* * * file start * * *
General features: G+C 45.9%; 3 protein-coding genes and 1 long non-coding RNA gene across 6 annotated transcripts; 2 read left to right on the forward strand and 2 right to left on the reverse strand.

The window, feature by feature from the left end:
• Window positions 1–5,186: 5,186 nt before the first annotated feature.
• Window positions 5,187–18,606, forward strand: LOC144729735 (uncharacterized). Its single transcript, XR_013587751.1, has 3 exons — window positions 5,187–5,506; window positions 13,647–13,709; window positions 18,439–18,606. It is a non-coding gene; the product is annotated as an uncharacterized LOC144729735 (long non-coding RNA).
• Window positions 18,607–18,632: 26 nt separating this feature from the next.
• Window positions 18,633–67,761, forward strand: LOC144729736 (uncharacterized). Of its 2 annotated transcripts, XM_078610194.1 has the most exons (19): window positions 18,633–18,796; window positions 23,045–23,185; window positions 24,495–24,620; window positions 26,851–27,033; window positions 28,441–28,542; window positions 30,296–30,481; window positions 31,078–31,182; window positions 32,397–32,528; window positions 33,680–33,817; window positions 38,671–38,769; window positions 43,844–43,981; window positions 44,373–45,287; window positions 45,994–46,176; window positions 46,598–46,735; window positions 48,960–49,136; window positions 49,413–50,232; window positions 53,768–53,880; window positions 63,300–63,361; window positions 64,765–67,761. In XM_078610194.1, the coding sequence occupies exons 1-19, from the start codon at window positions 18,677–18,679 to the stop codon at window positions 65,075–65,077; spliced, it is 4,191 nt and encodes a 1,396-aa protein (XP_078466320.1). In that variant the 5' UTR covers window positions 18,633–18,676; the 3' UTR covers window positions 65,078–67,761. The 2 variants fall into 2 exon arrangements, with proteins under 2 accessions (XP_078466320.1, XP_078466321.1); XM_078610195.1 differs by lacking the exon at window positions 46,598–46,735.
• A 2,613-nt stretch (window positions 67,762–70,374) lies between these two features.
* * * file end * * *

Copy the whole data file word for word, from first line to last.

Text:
General features: G+C 45.9%; 3 protein-coding genes and 1 long non-coding RNA gene across 6 annotated transcripts; 2 read left to right on the forward strand and 2 right to left on the reverse strand.

The window, feature by feature from the left end:
• Window positions 1–5,186: 5,186 nt before the first annotated feature.
• Window positions 5,187–18,606, forward strand: LOC144729735 (uncharacterized). Its single transcript, XR_013587751.1, has 3 exons — window positions 5,187–5,506; window positions 13,647–13,709; window positions 18,439–18,606. It is a non-coding gene; the product is annotated as an uncharacterized LOC144729735 (long non-coding RNA).
• Window positions 18,607–18,632: 26 nt separating this feature from the next.
• Window positions 18,633–67,761, forward strand: LOC144729736 (uncharacterized). Of its 2 annotated transcripts, XM_078610194.1 has the most exons (19): window positions 18,633–18,796; window positions 23,045–23,185; window positions 24,495–24,620; window positions 26,851–27,033; window positions 28,441–28,542; window positions 30,296–30,481; window positions 31,078–31,182; window positions 32,397–32,528; window positions 33,680–33,817; window positions 38,671–38,769; window positions 43,844–43,981; window positions 44,373–45,287; window positions 45,994–46,176; window positions 46,598–46,735; window positions 48,960–49,136; window positions 49,413–50,232; window positions 53,768–53,880; window positions 63,300–63,361; window positions 64,765–67,761. In XM_078610194.1, the coding sequence occupies exons 1-19, from the start codon at window positions 18,677–18,679 to the stop codon at window positions 65,075–65,077; spliced, it is 4,191 nt and encodes a 1,396-aa protein (XP_078466320.1). In that variant the 5' UTR covers window positions 18,633–18,676; the 3' UTR covers window positions 65,078–67,761. The 2 variants fall into 2 exon arrangements, with proteins under 2 accessions (XP_078466320.1, XP_078466321.1); XM_078610195.1 differs by lacking the exon at window positions 46,598–46,735.
• A 2,613-nt stretch (window positions 67,762–70,374) lies between these two features.